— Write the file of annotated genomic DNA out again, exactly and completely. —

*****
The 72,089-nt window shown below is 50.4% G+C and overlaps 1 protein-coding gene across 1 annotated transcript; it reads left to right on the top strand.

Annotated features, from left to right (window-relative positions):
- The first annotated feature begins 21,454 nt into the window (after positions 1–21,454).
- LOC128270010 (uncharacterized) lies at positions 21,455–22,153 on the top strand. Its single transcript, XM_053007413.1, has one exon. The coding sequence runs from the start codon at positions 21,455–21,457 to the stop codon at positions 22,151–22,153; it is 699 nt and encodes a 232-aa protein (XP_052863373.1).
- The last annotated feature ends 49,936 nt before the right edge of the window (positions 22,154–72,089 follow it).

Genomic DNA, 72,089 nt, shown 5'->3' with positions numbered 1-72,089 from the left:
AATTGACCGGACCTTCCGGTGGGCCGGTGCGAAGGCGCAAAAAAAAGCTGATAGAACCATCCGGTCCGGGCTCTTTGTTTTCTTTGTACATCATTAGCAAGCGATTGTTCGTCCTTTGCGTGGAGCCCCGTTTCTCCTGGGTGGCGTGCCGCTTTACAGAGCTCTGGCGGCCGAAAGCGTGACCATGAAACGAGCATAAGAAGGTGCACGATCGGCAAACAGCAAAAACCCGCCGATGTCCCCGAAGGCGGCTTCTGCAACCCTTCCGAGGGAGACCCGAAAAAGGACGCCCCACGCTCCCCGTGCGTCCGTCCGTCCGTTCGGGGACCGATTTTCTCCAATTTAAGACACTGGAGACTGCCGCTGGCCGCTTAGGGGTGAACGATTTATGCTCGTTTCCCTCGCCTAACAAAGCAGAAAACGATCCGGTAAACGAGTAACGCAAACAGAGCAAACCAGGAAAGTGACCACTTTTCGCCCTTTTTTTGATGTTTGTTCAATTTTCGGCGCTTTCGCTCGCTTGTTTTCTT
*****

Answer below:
The 72,089-nt window shown below is 50.4% G+C and overlaps 1 protein-coding gene across 1 annotated transcript; it reads left to right on the top strand.

Annotated features, from left to right (window-relative positions):
- The first annotated feature begins 21,454 nt into the window (after positions 1–21,454).
- LOC128270010 (uncharacterized) lies at positions 21,455–22,153 on the top strand. Its single transcript, XM_053007413.1, has one exon. The coding sequence runs from the start codon at positions 21,455–21,457 to the stop codon at positions 22,151–22,153; it is 699 nt and encodes a 232-aa protein (XP_052863373.1).
- The last annotated feature ends 49,936 nt before the right edge of the window (positions 22,154–72,089 follow it).

Genomic DNA, 72,089 nt, shown 5'->3' with positions numbered 1-72,089 from the left:
AATTGACCGGACCTTCCGGTGGGCCGGTGCGAAGGCGCAAAAAAAAGCTGATAGAACCATCCGGTCCGGGCTCTTTGTTTTCTTTGTACATCATTAGCAAGCGATTGTTCGTCCTTTGCGTGGAGCCCCGTTTCTCCTGGGTGGCGTGCCGCTTTACAGAGCTCTGGCGGCCGAAAGCGTGACCATGAAACGAGCATAAGAAGGTGCACGATCGGCAAACAGCAAAAACCCGCCGATGTCCCCGAAGGCGGCTTCTGCAACCCTTCCGAGGGAGACCCGAAAAAGGACGCCCCACGCTCCCCGTGCGTCCGTCCGTCCGTTCGGGGACCGATTTTCTCCAATTTAAGACACTGGAGACTGCCGCTGGCCGCTTAGGGGTGAACGATTTATGCTCGTTTCCCTCGCCTAACAAAGCAGAAAACGATCCGGTAAACGAGTAACGCAAACAGAGCAAACCAGGAAAGTGACCACTTTTCGCCCTTTTTTTGATGTTTGTTCAATTTTCGGCGCTTTCGCTCGCTTGTTTTCTT